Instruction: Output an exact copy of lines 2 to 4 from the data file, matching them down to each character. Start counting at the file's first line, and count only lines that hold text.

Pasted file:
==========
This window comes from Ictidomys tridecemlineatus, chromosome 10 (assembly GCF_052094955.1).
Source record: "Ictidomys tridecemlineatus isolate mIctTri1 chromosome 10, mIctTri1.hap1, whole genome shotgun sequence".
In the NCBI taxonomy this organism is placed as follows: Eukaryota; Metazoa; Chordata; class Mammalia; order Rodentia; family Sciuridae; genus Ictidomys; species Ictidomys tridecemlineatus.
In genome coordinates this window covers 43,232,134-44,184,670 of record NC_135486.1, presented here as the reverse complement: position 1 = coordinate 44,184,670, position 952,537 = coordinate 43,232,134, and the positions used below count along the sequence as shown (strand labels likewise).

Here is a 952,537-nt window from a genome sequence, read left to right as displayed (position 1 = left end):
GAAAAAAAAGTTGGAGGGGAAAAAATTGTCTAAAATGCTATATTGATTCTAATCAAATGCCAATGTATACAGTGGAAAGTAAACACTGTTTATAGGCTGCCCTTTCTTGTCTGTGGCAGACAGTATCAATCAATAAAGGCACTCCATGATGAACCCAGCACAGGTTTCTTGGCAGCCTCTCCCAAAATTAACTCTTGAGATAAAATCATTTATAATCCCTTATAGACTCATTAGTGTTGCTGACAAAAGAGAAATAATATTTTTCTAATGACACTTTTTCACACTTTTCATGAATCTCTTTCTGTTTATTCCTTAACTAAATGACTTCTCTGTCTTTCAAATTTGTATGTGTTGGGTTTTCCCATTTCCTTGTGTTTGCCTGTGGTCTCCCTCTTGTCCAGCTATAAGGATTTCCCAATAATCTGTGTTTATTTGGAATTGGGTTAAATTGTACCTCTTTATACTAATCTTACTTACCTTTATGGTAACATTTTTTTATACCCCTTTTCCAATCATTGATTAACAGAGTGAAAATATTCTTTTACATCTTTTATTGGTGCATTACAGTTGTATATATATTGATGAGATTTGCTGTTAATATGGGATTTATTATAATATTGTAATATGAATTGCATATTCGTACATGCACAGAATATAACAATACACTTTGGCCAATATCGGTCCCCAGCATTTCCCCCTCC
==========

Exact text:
Source record: "Ictidomys tridecemlineatus isolate mIctTri1 chromosome 10, mIctTri1.hap1, whole genome shotgun sequence".
In the NCBI taxonomy this organism is placed as follows: Eukaryota; Metazoa; Chordata; class Mammalia; order Rodentia; family Sciuridae; genus Ictidomys; species Ictidomys tridecemlineatus.
In genome coordinates this window covers 43,232,134-44,184,670 of record NC_135486.1, presented here as the reverse complement: position 1 = coordinate 44,184,670, position 952,537 = coordinate 43,232,134, and the positions used below count along the sequence as shown (strand labels likewise).